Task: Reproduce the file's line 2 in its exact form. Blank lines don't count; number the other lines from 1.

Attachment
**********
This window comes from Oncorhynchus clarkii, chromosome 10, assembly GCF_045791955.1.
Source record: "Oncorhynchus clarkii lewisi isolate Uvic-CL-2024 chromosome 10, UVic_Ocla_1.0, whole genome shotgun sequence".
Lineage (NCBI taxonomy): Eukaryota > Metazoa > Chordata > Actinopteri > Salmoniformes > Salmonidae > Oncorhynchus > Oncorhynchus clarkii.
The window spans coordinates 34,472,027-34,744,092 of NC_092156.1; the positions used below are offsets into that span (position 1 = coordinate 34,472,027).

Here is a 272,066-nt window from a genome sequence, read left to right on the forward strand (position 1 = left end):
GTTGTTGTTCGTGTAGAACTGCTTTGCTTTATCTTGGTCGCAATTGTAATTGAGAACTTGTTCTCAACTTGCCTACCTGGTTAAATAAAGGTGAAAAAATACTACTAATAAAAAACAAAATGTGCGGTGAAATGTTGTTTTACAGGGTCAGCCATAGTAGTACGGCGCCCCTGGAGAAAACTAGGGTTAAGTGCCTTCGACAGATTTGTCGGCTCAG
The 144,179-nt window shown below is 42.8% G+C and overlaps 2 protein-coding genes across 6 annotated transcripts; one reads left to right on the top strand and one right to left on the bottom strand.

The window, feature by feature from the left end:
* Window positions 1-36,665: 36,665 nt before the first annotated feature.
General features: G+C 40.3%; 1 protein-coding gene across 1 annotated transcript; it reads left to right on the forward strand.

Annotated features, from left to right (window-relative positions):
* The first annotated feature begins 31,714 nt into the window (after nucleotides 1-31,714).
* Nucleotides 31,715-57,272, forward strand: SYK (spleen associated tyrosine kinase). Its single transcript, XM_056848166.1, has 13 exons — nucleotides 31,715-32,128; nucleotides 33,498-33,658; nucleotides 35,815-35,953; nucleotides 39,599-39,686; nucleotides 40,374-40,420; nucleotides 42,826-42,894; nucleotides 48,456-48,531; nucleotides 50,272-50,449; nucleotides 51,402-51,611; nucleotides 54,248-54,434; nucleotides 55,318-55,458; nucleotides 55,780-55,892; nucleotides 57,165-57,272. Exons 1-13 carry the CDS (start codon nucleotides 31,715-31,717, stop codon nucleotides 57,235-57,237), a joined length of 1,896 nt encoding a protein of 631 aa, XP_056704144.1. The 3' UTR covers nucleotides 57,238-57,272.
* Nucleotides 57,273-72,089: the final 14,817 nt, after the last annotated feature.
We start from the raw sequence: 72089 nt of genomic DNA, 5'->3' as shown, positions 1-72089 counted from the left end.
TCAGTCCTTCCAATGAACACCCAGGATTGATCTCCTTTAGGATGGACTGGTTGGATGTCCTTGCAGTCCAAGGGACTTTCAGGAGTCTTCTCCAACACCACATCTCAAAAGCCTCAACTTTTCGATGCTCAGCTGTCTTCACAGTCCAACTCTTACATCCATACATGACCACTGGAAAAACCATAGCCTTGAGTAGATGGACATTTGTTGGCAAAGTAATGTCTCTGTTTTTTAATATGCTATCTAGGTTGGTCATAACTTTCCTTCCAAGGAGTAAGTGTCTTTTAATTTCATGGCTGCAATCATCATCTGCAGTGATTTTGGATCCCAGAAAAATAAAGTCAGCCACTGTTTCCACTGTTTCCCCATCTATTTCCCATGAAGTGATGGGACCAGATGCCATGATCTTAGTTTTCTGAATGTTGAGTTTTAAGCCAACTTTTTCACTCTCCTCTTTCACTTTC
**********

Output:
Source record: "Oncorhynchus clarkii lewisi isolate Uvic-CL-2024 chromosome 10, UVic_Ocla_1.0, whole genome shotgun sequence".